TABLE 3. The correlations between single items questions assessing self-perceived face recognition ability and the accuracy score for CFMT+ (N = 251).

Relationship with Anxiety

All participants filled in the SIAS and STAI-T inventories. The scores from these two questionnaires were correlated with objective and self-perceived face recognition ability. No relationship was observed between social and trait anxieties and the measures for unfamiliar face recognition in young British adults. Correlation coefficients of participants are reported in Table 4. It is also of note that while Davis et al. (2011) found a relationship between SIAS scores and the CFMT, the authors reported that these findings could not have been explained by individual differences in general cognitive ability. Whilst this study did not measure IQ directly, years of full time education of all participants were recorded in the initial screening questionnaire. In contrast to the results reported by Davis et al. (2011), years of education were negatively related to participants’ trait anxiety r = -0.214, p = 0.001, N = 254 and there was a trend in that better educated participants displayed less social anxiety than their less educated counterparts, r = -0.117, p = 0.080, N = 254.


TABLE 4. The correlations between single items questions assessing objective and subjective face recognition ability and trait and social anxiety (N = 251).

Finally, the strong correlation between the STAI-T and SIAS scores suggest that the two scales tap into somewhat overlapping constructs and those participants who are generally anxious are also more likely to display high levels of more specific, social anxiety. Nonetheless, the rather far from perfect strength of correlation between these two measures suggests that social and trait anxiety are, at least in part, dissociable traits and should be investigated separately.

General Discussion

This investigation aimed to examine the suitability of the current diagnostic criteria for the detection of super recognition. Using the two main tests that are currently employed for screening (the CFMT+ and the CFPT), together with self-report measures, relevant cut-offs were established using a much larger sample than in previous work. Additionally, this study set out to examine the ostensible relationship between anxiety and face processing ability. The importance of each of these issues is discussed in turn below.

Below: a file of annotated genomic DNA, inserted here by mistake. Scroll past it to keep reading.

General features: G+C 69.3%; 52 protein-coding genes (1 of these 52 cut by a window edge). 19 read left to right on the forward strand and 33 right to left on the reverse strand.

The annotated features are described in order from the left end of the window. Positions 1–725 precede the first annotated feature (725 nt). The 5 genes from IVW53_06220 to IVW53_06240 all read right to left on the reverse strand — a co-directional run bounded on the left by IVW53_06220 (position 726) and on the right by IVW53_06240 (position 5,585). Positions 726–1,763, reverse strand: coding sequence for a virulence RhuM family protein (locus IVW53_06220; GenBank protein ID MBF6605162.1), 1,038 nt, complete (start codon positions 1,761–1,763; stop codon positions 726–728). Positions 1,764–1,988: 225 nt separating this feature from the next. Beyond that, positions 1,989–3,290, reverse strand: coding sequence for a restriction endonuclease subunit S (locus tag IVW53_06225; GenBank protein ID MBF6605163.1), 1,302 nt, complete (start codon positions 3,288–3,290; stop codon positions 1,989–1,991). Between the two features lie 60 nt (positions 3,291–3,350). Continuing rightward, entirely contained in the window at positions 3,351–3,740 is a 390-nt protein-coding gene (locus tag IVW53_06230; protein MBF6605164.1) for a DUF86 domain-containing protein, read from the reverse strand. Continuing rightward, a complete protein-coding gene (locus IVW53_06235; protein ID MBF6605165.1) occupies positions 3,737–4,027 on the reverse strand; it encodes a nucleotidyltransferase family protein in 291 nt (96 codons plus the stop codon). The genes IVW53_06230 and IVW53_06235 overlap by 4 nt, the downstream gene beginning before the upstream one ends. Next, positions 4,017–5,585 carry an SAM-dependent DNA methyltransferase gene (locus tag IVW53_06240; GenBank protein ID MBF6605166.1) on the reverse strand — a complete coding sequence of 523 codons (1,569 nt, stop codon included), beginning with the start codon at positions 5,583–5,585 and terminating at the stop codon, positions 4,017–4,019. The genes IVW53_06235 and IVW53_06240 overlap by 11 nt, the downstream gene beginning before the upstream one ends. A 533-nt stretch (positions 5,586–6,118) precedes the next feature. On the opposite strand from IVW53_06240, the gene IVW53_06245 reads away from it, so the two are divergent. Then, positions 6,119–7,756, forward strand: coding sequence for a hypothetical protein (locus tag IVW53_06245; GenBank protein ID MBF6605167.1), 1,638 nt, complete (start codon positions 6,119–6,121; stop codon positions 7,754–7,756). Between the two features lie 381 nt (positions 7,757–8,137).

The CFMT+ emerged as a normally distributed measure without a ceiling effect – appropriate for classification of super recognition in young British adults. The previously published mean for this test was 75.2/102 (SD = 11.6) in a sample of 26 participants (gender unknown, Russell et al., 2012). The normative data for the sample of participants tested in this study is substantially lower by 4.48 points (see Table 1). This discrepancy could have occurred for a number of reasons. Firstly, the CFMT+ is comprised largely of a set of face images collected around the Boston area of the United States. Bowles et al. (2009) reported that the normative data for the short version of the CFMT in an Australian sample is much below the mean performance reported by Duchaine and Nakayama (2006) in their original paper. However, the performance of Israeli participants was on par with that reported in the original study (Duchaine and Nakayama, 2006). It is possible that the CFMT and ultimately CFMT+ are better suited to match a Southern European Caucasian sub-type, rather than to be used with participants of British or Northern European ancestry (Bowles et al., 2009). These results, in line with Bowles et al. (2009), further highlight the need for country-specific CFMT+ normative data.